The Happiness Hypothesis: Unconscious Overclaiming

Do you ever feel like you’re the ONLY ONE who empties the dishwasher, or brings the trash out? Maybe because we’ve put so much emphasis on those things being “important things to do” that we lack doing what our partner, roommate, or parents consider to be important. These stats show that they probably feel the same way.

Of course, I thought I did more than my share. Although I was aware of every little thing I did for the group, I was aware of only a portion of everyone else’s contributions… I picked the things I cared about- such as keeping the refrigerator clean- and then gave myself an A-plus in that category. As with other kinds of social comparison, ambiguity allows us to set up the comparison in ways that favor ourselves, and then to seek evidence that shows we are excellent operators. Studies of such “unconscious overclaiming” show that when husbands and wives estimate the percentage of housework each does, their estimates total more than 120 percent. When MBA students in a work group make estimates of their contributions to the team, the estimates total 139 percent.” -Jonathan Haidt (pg.69)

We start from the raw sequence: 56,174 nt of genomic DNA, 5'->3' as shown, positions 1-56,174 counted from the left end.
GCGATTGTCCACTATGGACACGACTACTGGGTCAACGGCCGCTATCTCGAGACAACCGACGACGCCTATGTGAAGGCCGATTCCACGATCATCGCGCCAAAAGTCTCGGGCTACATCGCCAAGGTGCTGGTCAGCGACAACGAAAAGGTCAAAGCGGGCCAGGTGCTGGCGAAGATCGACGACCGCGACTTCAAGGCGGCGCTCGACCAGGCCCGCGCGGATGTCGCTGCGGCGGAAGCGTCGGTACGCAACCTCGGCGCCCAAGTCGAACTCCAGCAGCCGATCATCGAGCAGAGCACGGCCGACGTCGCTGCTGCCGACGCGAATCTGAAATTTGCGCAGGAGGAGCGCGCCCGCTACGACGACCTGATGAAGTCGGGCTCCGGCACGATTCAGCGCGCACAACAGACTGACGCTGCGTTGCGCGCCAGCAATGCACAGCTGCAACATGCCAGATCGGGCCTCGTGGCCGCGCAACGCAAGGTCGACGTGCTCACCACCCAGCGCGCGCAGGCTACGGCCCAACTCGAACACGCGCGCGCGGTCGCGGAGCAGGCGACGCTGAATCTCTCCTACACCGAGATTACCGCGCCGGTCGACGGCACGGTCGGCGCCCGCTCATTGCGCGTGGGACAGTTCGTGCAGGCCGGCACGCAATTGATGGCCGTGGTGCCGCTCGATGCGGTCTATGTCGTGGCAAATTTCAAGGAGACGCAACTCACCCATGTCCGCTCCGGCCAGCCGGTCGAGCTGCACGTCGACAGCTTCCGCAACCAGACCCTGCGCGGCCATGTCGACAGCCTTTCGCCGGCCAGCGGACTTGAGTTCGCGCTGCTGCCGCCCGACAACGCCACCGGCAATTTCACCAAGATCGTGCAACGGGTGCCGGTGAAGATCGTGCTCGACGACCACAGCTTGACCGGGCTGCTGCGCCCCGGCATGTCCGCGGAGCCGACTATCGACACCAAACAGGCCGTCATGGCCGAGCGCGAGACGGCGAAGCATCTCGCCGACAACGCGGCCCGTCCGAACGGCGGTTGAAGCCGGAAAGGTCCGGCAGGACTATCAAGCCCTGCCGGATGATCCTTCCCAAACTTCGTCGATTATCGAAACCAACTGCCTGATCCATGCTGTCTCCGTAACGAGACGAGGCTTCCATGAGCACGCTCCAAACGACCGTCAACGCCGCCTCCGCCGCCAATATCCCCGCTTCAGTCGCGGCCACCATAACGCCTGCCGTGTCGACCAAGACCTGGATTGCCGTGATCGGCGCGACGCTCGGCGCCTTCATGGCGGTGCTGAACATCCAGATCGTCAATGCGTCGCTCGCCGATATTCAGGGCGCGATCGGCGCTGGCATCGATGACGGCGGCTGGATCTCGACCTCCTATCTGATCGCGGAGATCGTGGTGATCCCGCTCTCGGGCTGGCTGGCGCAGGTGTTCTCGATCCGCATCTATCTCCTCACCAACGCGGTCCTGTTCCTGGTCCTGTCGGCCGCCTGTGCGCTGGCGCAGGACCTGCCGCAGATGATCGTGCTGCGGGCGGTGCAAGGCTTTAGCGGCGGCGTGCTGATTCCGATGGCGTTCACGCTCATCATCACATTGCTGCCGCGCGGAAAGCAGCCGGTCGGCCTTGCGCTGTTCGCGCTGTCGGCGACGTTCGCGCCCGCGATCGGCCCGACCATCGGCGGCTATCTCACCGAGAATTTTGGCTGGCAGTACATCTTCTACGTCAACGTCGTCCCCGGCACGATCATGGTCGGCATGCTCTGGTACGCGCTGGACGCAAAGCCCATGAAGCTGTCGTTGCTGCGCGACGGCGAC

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The Happiness Hypothesis: Finding Modern Truth in Ancient Wisdom


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